Democratic presidential candidate Michael Bloomberg said Wednesday that he would not terminate the nondisclosure agreements (NDAs) that women signed related to allegations of a hostile work environment at his company.

The former New York mayor, a self-made billionaire and entrepreneur, runs a financial media and data company.

The five other Democratic candidates who qualified for the Las Vegas debate badgered him to release the women from the agreements.

Sen. Elizabeth Warren, in particular, hounded Bloomberg, asking, “Mayor, are you willing to release all of those women from those nondisclosure agreements so that we can hear their side of the story?”

The crowd applauded.

The Las Vegas event was the former mayor’s first in-person debate appearance of the season. He started to vie for the Democratic nomination in late November.

Bloomberg admitted that he made sexually suggestive remarks toward women in the workplace, stating, “that’s the way I grew up.” Bloomberg asserted that “none of them accuse me of doing anything, other than maybe they didn’t like a joke I told.”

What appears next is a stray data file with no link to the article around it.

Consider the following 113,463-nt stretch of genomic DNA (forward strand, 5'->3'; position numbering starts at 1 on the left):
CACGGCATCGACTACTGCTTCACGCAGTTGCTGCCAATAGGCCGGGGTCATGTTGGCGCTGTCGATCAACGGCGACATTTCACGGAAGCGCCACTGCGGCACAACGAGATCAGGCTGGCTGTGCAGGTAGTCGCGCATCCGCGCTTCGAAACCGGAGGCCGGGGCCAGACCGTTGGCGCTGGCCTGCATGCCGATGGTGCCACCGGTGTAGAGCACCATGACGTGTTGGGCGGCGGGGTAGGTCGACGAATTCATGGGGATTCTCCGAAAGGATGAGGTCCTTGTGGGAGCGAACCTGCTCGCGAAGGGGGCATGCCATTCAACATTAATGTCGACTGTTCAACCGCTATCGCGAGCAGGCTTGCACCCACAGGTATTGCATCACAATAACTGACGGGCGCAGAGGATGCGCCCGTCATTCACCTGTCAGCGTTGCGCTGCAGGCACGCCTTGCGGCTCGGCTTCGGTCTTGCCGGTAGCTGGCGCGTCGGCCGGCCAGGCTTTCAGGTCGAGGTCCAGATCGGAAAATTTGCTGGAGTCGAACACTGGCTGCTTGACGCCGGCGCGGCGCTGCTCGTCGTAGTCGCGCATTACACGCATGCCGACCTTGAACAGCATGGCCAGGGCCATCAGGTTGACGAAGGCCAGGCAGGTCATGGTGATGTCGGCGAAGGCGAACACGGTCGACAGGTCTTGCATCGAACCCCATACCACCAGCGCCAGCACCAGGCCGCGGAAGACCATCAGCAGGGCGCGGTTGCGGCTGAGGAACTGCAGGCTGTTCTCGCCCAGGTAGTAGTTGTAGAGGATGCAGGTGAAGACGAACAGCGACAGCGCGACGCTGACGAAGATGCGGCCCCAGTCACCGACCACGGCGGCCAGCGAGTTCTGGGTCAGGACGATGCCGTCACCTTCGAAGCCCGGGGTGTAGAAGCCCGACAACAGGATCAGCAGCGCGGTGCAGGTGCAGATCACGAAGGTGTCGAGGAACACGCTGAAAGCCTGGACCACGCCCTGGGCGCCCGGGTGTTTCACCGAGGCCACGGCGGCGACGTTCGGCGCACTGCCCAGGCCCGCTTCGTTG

The Massachusetts senator would not relent, “When you say they signed them and they wanted them, if they wish now to speak out and tell their side of the story about what it is they allege, that’s now ok with you? You’re releasing them on television tonight? Is that right?”

The crowd went wild.

Bloomberg retorted, “They signed the agreements and that’s what we’re going to live with.

Mayor Pete Buttigieg and former Vice President Joe Biden joined in on the pile on with Buttigieg commenting, “You could release them now.”

Bloomberg is running an untraditional campaign. He is skipping the first four early voting states to focus on the 14 states that vote on Super Tuesday. He does not accept financial contributions.